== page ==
If the marches and protests of recent weeks have shown anything, it’s that the city can be reclaimed
Too many women in architecture are bullied, harassed, underpaid and taunted, their contribution forgotten or erased. This is the sixth year of our campaign for gender equality, founded in 2012 by sister title the Architects’ Journal and supported by The Architectural Review. Its purpose is to expose systemic sexism, unpick how this has distorted the history of architecture, and inspire change by celebrating the work of women who have overcome.
Denise Scott Brown, whom we honour with this year’s Jane Drew Prize, once called on critics to ‘write about my work’ rather than scribble about her sex. Just so. In this edition, we write about the work of eight architects from around the world, with critics independently assessing their buildings. We also question the very idea of authorship and the creative genius in architecture. Using the survey results, we measure inequality based on the responses of over a thousand women and more than three hundred men.
‘Governments are curtailing the right to peaceful protest and increasing their control over public space’
Set in the context of the recent pussyhat protests and the political squeeze on human rights, the Women in Architecture campaign not only dovetails with the feminist global marches against the sexist policies of Donald J Trump and his war on women – it comes as free speech and the right to protest are increasingly under threat. As democracy wavers in countries that were once its cradle, from Bill C-51 in Canada to the ‘gag law’ in Spain, governments are curtailing the right to peaceful protest and increasing their control over public space.
Online, we organise in virtual piazzas, with the internet as the de facto forum for mass movements and freedom of expression. How does this impact our definition of the ‘public’ and public space itself? Social media is neither democratic, nor free. Monitored by security agencies, controlled by corporations, and siphoned by an algorithm that curates your personal feed, this is a distorted reality, easily faked and silenced.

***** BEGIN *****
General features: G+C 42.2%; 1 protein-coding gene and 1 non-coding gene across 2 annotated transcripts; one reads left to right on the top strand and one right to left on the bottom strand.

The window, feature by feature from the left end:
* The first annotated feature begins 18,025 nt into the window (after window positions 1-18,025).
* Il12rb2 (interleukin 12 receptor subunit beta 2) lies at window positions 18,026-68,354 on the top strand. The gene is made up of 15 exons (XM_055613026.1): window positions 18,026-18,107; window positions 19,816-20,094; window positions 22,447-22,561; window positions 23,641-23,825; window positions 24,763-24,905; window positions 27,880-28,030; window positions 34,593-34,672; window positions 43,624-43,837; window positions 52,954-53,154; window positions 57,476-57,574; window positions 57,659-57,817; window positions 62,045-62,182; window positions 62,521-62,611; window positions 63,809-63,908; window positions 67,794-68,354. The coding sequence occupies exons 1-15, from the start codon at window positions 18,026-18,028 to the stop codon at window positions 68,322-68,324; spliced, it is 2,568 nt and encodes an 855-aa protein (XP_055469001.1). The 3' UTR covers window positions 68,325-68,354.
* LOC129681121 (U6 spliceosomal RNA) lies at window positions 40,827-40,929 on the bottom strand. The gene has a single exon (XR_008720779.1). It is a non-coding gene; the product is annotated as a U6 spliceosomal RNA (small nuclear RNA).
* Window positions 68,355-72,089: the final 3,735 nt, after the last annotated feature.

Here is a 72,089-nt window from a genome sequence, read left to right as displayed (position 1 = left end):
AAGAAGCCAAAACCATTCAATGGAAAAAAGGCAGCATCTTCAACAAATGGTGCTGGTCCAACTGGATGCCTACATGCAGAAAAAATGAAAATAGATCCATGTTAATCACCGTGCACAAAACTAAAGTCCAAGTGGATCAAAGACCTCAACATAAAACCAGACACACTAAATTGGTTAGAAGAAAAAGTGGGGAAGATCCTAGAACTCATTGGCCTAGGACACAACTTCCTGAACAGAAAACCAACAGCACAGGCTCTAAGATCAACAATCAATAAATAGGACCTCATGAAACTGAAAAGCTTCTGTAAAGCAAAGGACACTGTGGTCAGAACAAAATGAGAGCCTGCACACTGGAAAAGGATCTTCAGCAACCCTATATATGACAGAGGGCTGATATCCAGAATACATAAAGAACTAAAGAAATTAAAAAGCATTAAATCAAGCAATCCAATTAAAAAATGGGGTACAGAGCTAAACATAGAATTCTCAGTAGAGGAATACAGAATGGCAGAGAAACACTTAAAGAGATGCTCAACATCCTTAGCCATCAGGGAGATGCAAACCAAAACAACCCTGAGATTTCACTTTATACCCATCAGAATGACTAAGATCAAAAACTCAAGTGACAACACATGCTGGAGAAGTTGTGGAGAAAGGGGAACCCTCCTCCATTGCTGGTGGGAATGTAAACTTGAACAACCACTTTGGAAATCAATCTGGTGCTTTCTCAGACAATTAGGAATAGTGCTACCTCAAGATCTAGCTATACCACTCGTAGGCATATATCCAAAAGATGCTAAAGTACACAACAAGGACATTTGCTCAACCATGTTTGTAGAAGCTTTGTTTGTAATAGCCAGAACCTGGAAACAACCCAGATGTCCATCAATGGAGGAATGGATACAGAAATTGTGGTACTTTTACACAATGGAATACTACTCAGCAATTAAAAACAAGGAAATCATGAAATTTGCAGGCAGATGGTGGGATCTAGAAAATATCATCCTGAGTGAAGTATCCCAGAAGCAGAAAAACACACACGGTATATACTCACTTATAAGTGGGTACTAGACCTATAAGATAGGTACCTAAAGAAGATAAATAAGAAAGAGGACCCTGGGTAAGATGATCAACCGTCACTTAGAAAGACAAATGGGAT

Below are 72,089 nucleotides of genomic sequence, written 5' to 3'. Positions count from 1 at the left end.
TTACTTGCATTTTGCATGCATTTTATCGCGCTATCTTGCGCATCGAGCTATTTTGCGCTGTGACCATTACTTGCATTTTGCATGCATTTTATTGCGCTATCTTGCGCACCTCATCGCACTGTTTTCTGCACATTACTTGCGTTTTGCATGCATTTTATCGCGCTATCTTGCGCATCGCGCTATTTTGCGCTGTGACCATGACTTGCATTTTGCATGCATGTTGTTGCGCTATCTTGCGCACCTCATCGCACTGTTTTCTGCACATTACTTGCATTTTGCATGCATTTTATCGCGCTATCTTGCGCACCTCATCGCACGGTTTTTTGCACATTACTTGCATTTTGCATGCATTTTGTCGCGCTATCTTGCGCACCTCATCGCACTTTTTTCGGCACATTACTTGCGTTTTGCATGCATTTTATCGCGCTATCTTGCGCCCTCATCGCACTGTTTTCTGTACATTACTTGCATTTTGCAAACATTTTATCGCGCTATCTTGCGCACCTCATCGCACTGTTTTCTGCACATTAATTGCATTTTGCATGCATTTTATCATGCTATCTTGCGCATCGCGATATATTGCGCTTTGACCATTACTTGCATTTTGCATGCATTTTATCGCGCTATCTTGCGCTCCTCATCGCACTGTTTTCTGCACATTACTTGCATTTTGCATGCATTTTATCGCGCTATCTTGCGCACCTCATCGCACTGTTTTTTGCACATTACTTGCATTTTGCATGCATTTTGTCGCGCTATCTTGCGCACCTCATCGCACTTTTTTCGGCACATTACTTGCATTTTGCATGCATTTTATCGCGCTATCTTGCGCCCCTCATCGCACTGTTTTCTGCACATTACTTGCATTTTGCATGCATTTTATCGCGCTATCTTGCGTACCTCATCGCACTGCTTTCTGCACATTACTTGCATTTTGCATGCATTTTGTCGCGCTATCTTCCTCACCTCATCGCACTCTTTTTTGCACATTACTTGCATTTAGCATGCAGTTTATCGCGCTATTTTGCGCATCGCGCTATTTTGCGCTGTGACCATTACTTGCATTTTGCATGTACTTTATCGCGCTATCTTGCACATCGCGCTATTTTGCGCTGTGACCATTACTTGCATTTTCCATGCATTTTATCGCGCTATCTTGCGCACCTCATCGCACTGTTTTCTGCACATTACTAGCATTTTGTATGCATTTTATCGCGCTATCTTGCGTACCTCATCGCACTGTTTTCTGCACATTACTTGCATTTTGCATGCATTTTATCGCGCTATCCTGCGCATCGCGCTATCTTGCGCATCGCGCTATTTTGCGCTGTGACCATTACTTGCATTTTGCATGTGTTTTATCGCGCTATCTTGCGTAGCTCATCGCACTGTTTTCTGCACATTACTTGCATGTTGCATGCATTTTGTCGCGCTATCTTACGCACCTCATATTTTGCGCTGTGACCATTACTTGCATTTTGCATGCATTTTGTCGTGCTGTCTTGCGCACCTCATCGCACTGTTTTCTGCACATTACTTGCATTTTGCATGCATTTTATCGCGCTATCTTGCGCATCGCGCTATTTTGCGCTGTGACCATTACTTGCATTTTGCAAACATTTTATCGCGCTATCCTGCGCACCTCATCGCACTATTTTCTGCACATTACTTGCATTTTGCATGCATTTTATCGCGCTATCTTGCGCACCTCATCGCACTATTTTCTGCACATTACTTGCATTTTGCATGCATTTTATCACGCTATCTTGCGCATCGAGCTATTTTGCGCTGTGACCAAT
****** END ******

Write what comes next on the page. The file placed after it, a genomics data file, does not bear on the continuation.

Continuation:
The real city is more democratic – especially in its green spaces, from Central Park to Hampstead Heath. As Fumihiko Maki considers in his manifesto for another utopia, should the design of our cities begin with the provision of open space rather than buildings? For all its architecture, Maki expresses how Modernism too often failed to create the ‘joy of urban life’ – so much of which can be found in even a humble local park.
‘Urban freedom is under threat by the spreading city of Notopia, where the only public space is a private square’
But urban freedom is under threat by the spreading city of Notopia, where the only public space is a private square. Sanitised fractions of corporate estates lurk at predictable intervals in an eerie stage-set metropolis. In these clean and choreographed Stepford spaces, we are stars of our own Truman Show, subconsciously aware of our invisible audience, smiling for the surveillance cameras. Here capitalism meets 1984, and security guards move you along for the crime of not buying a cappuccino.
Rise up and resist, there is much to defend and fight for. In the words of Martin Luther King Jr, ‘the arc of the moral universe is long, but it bends toward justice … no lie can live forever’. If the marches and protests of recent weeks have shown anything, it’s that the city can be reclaimed, its streets occupied, and that social media, for all its faults, is an effective way to organise, rally the crowd and craft action. The virtual and the spatial are no longer islands, but interconnected realities; we need both to save our cities.